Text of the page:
By Jeremy Walsh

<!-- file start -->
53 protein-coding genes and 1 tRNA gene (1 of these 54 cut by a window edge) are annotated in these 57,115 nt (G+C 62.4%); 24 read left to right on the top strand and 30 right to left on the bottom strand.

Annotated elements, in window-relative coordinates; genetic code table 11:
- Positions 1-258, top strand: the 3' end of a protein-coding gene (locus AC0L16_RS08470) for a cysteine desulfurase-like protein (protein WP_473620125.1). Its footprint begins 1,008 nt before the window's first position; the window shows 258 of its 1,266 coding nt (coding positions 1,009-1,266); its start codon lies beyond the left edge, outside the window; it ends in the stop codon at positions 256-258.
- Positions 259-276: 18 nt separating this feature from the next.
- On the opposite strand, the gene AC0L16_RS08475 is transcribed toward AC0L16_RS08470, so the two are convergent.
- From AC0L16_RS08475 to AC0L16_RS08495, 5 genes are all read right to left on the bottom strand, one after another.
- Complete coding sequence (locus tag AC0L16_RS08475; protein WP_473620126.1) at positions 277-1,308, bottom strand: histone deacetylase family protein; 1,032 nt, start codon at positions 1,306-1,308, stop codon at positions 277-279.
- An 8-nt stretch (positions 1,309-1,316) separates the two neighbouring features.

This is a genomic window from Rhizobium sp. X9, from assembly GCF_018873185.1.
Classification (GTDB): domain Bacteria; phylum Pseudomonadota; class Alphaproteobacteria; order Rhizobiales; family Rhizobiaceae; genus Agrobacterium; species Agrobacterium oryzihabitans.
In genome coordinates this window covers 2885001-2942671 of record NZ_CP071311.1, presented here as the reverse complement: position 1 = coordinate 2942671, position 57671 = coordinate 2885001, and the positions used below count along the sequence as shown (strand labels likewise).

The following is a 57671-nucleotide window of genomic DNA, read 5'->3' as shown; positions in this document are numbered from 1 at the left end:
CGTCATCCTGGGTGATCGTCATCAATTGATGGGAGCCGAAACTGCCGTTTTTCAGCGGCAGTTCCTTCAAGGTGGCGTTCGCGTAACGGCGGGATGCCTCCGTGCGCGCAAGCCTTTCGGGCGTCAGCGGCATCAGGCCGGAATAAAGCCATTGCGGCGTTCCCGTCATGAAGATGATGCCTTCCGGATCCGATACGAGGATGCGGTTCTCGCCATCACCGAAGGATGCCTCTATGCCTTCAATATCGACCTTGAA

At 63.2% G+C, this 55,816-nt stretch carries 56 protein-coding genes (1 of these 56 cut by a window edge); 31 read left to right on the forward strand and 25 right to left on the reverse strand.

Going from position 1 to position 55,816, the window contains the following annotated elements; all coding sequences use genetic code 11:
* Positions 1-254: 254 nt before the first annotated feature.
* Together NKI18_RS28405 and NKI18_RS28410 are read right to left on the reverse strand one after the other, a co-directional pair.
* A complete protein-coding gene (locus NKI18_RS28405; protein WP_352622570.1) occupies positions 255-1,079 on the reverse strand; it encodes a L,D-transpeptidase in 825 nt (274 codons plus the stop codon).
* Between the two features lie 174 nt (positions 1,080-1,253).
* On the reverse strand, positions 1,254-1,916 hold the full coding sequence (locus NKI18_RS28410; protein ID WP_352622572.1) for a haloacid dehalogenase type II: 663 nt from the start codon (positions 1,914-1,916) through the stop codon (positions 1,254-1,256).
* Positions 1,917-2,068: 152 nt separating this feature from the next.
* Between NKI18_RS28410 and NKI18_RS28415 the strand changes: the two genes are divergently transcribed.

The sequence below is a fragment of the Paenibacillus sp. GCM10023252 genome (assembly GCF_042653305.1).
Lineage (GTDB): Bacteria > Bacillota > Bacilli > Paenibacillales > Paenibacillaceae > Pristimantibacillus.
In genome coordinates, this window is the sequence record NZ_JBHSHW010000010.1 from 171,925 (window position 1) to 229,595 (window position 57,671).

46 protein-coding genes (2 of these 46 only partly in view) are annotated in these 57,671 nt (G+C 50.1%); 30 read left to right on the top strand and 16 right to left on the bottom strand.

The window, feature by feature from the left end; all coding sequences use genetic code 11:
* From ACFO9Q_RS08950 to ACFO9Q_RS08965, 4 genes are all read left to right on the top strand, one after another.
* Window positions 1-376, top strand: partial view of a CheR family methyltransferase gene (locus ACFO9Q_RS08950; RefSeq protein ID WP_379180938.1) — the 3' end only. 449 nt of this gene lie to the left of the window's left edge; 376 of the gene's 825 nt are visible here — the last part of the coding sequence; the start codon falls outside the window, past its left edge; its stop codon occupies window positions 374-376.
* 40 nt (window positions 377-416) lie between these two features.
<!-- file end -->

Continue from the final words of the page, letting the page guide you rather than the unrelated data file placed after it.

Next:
Developer O'Connor Capital Partners is seeking a variance to build a 13-story building in a seven-story zone in order to have enough market-rate units to compensate for the estimated $8 million in cleanup the property will require.The structure, built at 5-11 47th Ave., will feature 188 market-rate units and 245 units for doctoral students and faculty of the City University of New York.It will also be home to the Queens Council on the Arts's new headquarters, a 6,000-square-foot storefront abutting a 5,000-square-foot courtyard the group will be able to use for art exhibits.The artists were generally positive about the CUNY features and the QCA site, but chafed at the size of the development.”It's a precedent that extends breaches in the zoning,” said Kenny Greenberg, an artist and Long Island City resident.”We'd like to build a 27-story building like the ones across the street, let's face it,” said Sid Davidoff, attorney for the developer and the QCA. “We were hoping this would be a more acceptable compromise for the community.”The site was formerly a metal sheeting factory, which leaked contaminants like selenium and arsenic into the soil, the developer said. The cleanup is expected to be finished by this fall. The developer expects the building to be completed by the summer of 2010.Several of the artists present accused developers of building up the desirability of the neighborhood by touting the arts community while pushing the artists out.”I think most of them are,” responded Jay Valgora, principal architect of the project. “I think most of the development in Long Island City has been terrible.”Queens West has bad architecture, poor access to public space and has not supported the arts community, he said. “I think it's bad for our profession.”Hoong Yee Krakauer, executive director of the QCA, was excited about the organization's move from its current 800-square-foot headquarters in Forest Park. She said the new space “offers Long Island City and western Queens artists a place to network and build the kind of community that is important anywhere.”The market-rate units would go for between 10 percent to 15 percent less than the neighboring luxury high-rises, the developer said, with a one-bedroom apartment at around $3,000 a month.Some locals defended the project, saying the site is not useful even as artist studios, because of contamination.Lynn Quigley, of Long Island City-based Plaxall Corp., is preparing to open a building with combined living and workspace for artists next door to the property. She said the current buildings on the O'Connor property are not handicap-accessible and could not be rented out.Valgora emphasized that the combination of private and public use on the property was not something every developer would try.”We're trying to be the good guys,” he said. “It probably won't help everybody, but we're doing a heck of a lot more than the other guys.”Reach reporter Jeremy Walsh by e-mail at email@example.com or by phone at 718-229-0300, Ext. 154.